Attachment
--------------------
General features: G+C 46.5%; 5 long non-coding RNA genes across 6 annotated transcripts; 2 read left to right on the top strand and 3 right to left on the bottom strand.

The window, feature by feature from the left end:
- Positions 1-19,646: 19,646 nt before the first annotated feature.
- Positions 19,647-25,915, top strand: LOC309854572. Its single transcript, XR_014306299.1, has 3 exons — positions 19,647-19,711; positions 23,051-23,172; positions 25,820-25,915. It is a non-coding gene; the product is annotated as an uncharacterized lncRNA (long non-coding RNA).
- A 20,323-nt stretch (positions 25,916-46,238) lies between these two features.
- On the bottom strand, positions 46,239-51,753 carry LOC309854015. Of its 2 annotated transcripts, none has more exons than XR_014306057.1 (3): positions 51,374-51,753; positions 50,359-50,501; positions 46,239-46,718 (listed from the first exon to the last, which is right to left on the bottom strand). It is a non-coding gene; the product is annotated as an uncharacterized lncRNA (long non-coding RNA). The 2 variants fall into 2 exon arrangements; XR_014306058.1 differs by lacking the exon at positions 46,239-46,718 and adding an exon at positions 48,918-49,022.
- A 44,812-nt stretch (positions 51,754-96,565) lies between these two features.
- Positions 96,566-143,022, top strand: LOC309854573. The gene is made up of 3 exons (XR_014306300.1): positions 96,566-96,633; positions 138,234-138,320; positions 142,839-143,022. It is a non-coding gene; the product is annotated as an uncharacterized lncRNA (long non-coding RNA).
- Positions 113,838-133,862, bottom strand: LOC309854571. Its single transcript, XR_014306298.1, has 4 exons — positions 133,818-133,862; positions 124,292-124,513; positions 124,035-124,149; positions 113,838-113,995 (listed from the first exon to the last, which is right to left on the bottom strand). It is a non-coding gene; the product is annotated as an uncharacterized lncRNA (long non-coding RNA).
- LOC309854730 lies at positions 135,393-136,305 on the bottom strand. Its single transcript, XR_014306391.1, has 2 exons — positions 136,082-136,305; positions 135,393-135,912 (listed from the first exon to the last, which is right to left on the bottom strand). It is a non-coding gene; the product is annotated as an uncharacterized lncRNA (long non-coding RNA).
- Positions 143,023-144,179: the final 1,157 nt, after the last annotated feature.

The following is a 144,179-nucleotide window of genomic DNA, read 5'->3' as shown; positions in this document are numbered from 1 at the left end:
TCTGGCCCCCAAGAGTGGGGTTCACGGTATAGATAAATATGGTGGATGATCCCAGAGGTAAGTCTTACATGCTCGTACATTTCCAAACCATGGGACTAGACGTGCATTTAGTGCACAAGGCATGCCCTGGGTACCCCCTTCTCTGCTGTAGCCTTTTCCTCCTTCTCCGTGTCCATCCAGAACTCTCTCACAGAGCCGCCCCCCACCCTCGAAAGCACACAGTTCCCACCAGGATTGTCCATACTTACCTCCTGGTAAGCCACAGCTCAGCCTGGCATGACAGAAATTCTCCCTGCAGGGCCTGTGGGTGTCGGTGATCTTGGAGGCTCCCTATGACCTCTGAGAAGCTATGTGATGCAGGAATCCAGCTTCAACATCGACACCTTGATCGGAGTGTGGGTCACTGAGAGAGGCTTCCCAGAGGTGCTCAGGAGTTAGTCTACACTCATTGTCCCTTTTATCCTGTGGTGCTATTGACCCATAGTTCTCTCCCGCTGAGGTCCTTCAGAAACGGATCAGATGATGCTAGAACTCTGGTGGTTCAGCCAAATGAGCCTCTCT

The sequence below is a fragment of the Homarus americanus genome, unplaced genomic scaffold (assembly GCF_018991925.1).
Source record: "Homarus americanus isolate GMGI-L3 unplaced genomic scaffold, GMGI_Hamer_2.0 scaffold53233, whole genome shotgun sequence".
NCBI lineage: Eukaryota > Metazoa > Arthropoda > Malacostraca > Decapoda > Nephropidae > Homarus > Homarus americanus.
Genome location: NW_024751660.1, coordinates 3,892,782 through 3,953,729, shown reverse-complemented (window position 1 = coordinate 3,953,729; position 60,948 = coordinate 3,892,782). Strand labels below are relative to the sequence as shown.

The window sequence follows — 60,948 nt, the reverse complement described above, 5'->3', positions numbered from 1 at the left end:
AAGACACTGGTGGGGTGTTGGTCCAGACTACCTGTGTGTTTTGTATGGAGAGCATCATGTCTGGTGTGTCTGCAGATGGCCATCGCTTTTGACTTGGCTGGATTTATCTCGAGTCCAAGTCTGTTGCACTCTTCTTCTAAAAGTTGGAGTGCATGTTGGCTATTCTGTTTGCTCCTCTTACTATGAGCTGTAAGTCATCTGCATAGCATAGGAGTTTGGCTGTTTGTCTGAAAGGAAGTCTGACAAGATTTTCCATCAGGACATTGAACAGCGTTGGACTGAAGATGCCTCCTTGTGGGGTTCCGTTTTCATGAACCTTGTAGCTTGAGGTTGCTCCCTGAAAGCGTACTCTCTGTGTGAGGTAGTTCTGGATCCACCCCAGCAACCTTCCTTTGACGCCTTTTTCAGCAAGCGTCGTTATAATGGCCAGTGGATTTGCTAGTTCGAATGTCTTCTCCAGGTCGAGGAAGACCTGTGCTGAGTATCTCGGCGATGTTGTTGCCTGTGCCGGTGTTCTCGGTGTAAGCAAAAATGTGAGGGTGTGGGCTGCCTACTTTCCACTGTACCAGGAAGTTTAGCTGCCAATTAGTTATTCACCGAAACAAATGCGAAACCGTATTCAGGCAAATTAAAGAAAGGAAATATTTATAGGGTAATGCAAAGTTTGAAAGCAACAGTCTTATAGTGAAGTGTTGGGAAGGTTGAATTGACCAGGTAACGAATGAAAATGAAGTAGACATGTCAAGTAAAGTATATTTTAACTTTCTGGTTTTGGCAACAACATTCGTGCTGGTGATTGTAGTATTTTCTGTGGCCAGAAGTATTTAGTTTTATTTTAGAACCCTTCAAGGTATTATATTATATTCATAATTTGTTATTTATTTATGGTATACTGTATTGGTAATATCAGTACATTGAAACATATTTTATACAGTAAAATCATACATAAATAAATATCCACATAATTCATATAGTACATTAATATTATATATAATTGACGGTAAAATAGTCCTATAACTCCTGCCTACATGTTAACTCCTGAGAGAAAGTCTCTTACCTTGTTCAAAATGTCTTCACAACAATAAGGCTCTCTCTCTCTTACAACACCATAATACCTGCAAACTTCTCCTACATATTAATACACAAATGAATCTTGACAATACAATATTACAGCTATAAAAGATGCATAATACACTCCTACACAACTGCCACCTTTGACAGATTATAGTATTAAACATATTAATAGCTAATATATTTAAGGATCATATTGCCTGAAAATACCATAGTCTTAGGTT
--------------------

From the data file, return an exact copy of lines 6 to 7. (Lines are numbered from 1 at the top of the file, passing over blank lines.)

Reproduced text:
- On the bottom strand, positions 46,239-51,753 carry LOC309854015. Of its 2 annotated transcripts, none has more exons than XR_014306057.1 (3): positions 51,374-51,753; positions 50,359-50,501; positions 46,239-46,718 (listed from the first exon to the last, which is right to left on the bottom strand). It is a non-coding gene; the product is annotated as an uncharacterized lncRNA (long non-coding RNA). The 2 variants fall into 2 exon arrangements; XR_014306058.1 differs by lacking the exon at positions 46,239-46,718 and adding an exon at positions 48,918-49,022.
- A 44,812-nt stretch (positions 51,754-96,565) lies between these two features.